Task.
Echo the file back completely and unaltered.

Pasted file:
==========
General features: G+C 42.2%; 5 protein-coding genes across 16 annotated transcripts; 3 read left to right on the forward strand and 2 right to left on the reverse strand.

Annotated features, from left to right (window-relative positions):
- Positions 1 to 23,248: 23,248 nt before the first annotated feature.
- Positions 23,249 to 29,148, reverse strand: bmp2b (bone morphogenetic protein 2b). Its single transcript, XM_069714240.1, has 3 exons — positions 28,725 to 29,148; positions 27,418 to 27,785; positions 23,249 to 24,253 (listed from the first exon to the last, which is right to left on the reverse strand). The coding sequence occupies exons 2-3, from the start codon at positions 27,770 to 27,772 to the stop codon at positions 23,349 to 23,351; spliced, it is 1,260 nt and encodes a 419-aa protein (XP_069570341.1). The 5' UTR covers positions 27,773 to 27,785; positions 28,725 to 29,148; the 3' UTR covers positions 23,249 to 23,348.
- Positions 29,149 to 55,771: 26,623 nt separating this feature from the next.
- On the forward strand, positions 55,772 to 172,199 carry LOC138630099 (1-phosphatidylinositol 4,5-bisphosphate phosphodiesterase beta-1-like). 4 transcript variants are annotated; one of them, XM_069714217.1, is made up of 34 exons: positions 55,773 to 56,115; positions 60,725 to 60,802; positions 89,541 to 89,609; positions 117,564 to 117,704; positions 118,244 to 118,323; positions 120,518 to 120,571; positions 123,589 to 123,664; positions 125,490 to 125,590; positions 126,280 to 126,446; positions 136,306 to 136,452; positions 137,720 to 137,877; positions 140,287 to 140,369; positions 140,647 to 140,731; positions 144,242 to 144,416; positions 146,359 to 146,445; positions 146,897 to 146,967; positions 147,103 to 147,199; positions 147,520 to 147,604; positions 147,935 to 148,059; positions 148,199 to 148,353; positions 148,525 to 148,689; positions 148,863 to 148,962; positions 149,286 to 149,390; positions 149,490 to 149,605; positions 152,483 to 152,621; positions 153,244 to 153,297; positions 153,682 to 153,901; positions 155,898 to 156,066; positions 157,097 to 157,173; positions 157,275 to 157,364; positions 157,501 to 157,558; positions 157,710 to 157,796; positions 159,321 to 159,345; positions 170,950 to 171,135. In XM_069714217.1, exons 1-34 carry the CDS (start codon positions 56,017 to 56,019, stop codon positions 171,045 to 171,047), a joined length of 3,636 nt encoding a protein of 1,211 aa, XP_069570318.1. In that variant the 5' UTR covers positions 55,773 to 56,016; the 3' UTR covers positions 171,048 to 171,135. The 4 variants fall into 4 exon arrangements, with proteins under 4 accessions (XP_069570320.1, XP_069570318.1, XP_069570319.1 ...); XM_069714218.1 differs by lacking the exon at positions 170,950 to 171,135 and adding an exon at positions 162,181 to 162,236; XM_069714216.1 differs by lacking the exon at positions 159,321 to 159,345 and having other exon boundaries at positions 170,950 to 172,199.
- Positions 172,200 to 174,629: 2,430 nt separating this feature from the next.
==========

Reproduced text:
General features: G+C 42.2%; 5 protein-coding genes across 16 annotated transcripts; 3 read left to right on the forward strand and 2 right to left on the reverse strand.

Annotated features, from left to right (window-relative positions):
- Positions 1 to 23,248: 23,248 nt before the first annotated feature.
- Positions 23,249 to 29,148, reverse strand: bmp2b (bone morphogenetic protein 2b). Its single transcript, XM_069714240.1, has 3 exons — positions 28,725 to 29,148; positions 27,418 to 27,785; positions 23,249 to 24,253 (listed from the first exon to the last, which is right to left on the reverse strand). The coding sequence occupies exons 2-3, from the start codon at positions 27,770 to 27,772 to the stop codon at positions 23,349 to 23,351; spliced, it is 1,260 nt and encodes a 419-aa protein (XP_069570341.1). The 5' UTR covers positions 27,773 to 27,785; positions 28,725 to 29,148; the 3' UTR covers positions 23,249 to 23,348.
- Positions 29,149 to 55,771: 26,623 nt separating this feature from the next.
- On the forward strand, positions 55,772 to 172,199 carry LOC138630099 (1-phosphatidylinositol 4,5-bisphosphate phosphodiesterase beta-1-like). 4 transcript variants are annotated; one of them, XM_069714217.1, is made up of 34 exons: positions 55,773 to 56,115; positions 60,725 to 60,802; positions 89,541 to 89,609; positions 117,564 to 117,704; positions 118,244 to 118,323; positions 120,518 to 120,571; positions 123,589 to 123,664; positions 125,490 to 125,590; positions 126,280 to 126,446; positions 136,306 to 136,452; positions 137,720 to 137,877; positions 140,287 to 140,369; positions 140,647 to 140,731; positions 144,242 to 144,416; positions 146,359 to 146,445; positions 146,897 to 146,967; positions 147,103 to 147,199; positions 147,520 to 147,604; positions 147,935 to 148,059; positions 148,199 to 148,353; positions 148,525 to 148,689; positions 148,863 to 148,962; positions 149,286 to 149,390; positions 149,490 to 149,605; positions 152,483 to 152,621; positions 153,244 to 153,297; positions 153,682 to 153,901; positions 155,898 to 156,066; positions 157,097 to 157,173; positions 157,275 to 157,364; positions 157,501 to 157,558; positions 157,710 to 157,796; positions 159,321 to 159,345; positions 170,950 to 171,135. In XM_069714217.1, exons 1-34 carry the CDS (start codon positions 56,017 to 56,019, stop codon positions 171,045 to 171,047), a joined length of 3,636 nt encoding a protein of 1,211 aa, XP_069570318.1. In that variant the 5' UTR covers positions 55,773 to 56,016; the 3' UTR covers positions 171,048 to 171,135. The 4 variants fall into 4 exon arrangements, with proteins under 4 accessions (XP_069570320.1, XP_069570318.1, XP_069570319.1 ...); XM_069714218.1 differs by lacking the exon at positions 170,950 to 171,135 and adding an exon at positions 162,181 to 162,236; XM_069714216.1 differs by lacking the exon at positions 159,321 to 159,345 and having other exon boundaries at positions 170,950 to 172,199.
- Positions 172,200 to 174,629: 2,430 nt separating this feature from the next.